Josie’s Journal: New movie realistically portrays love

Josie Krueger
Entertainment Columnist

90th Academy Awards

Adapted Screenplay winner “Call Me by Your Name,” James Ivory backstage at the 90th Academy Awards on Sunday, March 4, 2018, at the Dolby Theatre at Hollywood & Highland Center in Hollywood.  Photo by Scott Varley/TNS

Director Luca Guadagnino brings André Aciman’s 2007 novel to life in the film “Call Me by Your Name,” released in January 2018.

Aciman described how, while hearing the director Luca Guadagnino’s plan for the end scene of the movie and hearing the primary artist featured on the soundtrack as an American pop singer, his “heart sank.” He felt the story was being portrayed through a vision completely opposite of his own. However, he ended up feeling quite differently once he saw the film in its completeness. According to Vanity Fair, Aciman said, “When I finally saw the film at the Berlin International Film Festival, I was stunned.

“The ending captured the very spirit of the novel I had written in ways that I could never have imagined or anticipated, and as for the music, it resonated with the love of the two young men, so much so that the final scene with Elio and Sufjan’s song stayed with me long, long after I walked out of the movie theater and, as happens so rarely, into the next morning and the evening after that.”

The story is told from the point of view of Elio, a 17 year-old Italian boy played by actor Timothée Chalamet (“Interstellar”), and follows his summer love with Oliver, a 24 year-old American journalist played by actor Armie Hammer (“Cars 3”).

Elio (Chalamet) is spending his summer in his family’s summer/winter villa when Oliver (Hammer) arrives to assist Mr. Perlman, Elio’s father played by American actor Michael Stuhlbarg in his Greco-Roman studies. Over the course of the movie, Elio and Oliver develop a friendship and then a romantic relationship that is never forgotten, nor emotionally concluded by either of them.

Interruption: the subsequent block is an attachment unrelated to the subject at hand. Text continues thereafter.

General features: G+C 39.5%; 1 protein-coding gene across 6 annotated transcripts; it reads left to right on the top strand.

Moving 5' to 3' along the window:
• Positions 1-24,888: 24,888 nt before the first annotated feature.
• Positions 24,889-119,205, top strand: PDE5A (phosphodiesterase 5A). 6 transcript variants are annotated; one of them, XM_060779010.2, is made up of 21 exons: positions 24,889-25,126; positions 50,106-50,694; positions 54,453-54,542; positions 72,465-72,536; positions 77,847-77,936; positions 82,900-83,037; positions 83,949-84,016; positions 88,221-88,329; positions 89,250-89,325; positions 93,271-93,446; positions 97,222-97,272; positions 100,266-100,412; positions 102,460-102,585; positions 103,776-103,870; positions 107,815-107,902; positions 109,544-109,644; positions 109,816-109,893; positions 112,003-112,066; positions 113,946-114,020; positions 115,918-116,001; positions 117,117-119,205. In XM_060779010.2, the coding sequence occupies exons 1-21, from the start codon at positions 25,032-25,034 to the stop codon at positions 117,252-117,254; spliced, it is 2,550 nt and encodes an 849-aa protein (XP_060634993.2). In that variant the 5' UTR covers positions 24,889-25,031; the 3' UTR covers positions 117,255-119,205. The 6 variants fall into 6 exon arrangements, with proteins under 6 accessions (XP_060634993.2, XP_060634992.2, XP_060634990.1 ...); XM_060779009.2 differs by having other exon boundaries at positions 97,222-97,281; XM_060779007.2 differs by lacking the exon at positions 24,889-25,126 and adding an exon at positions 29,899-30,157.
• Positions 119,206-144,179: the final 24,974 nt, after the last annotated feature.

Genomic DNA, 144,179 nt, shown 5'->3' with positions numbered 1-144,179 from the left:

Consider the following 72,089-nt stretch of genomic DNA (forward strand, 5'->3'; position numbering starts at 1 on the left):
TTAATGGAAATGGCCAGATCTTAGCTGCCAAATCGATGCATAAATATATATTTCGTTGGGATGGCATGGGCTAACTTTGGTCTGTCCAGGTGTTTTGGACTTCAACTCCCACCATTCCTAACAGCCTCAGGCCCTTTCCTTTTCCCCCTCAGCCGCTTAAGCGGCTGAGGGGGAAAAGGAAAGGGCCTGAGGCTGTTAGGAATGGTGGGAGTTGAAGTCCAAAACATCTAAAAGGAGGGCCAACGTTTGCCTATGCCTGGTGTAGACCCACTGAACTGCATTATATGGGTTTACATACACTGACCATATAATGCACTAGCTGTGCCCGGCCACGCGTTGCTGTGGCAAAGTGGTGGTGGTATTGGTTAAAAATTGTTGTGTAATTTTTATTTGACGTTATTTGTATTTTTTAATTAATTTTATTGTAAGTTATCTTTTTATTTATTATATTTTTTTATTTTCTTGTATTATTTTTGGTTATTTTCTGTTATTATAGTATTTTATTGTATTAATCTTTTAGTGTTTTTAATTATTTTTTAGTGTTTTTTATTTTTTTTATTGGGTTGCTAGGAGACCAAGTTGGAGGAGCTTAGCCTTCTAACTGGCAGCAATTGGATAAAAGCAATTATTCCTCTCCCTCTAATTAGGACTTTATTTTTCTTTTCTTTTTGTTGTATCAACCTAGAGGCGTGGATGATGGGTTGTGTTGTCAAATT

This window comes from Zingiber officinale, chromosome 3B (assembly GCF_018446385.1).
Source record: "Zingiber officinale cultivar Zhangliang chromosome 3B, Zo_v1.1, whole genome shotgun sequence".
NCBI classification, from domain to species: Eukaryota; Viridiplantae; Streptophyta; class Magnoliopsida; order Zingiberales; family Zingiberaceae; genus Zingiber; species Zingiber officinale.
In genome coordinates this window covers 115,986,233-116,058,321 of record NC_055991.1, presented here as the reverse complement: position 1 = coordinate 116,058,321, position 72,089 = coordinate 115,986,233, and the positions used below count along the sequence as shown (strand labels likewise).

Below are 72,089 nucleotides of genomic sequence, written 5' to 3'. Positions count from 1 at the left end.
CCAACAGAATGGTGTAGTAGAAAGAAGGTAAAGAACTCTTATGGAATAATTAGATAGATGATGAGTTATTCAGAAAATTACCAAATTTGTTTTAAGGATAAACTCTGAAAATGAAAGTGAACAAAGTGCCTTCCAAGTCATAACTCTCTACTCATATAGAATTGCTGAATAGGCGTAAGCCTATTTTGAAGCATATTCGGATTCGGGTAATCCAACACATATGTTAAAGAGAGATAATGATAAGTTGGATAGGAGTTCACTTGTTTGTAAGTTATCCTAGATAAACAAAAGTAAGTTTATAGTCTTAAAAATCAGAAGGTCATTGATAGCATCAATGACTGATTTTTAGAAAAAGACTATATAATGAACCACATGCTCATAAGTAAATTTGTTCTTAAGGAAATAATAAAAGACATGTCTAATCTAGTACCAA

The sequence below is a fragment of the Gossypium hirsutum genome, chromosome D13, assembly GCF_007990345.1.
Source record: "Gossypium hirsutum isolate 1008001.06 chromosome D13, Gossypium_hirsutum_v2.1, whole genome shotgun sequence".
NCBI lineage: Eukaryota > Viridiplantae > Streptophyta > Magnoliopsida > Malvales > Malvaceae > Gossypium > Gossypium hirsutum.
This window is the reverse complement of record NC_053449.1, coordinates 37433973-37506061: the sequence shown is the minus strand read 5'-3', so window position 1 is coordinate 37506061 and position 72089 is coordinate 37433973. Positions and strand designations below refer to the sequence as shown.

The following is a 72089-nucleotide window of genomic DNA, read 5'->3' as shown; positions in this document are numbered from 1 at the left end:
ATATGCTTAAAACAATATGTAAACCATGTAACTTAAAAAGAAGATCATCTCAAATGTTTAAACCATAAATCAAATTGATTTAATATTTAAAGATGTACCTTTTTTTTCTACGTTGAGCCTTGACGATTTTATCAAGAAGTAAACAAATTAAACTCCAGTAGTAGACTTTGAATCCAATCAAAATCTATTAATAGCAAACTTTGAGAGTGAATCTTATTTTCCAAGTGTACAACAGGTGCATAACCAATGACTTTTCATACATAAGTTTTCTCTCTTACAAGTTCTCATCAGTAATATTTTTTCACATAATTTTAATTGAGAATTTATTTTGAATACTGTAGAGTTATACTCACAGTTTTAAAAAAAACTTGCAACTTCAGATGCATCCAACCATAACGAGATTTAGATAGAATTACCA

The film simultaneously includes picturesque images of small town Italy’s style and nature, while developing a storyline that envelops the audience. Likewise, the close perspective the audience has to the characters, Elio specifically, almost forces them to become emotionally attached to the storyline in one way or another.

Additionally, including two original songs composed specifically for the film by American singer/songwriter Sufjan Stevens, the “Call Me by Your Name” soundtrack is a piece of art perfectly maintaining and accompanying the moods of the film and the love between Elio and Oliver. The soundtrack is crafted also to capture the cultural aspects of the movie, with songs distinct to all three included: Italian, American and French.

What makes the film, the story in particular, unique is that there was no opposing force to the pair’s love at any point. Usually in a romance, there is conflict that is keeping them apart.

In “Call Me by Your Name,” there are no obstacles to overcome, and, although the relationship eventually results in heartbreak, it was not because of something Elio and Oliver fought to overcome, it was because of a choice they made independent of any outside conflict. Chalamet describes the movie as “a pure celebration of love.”


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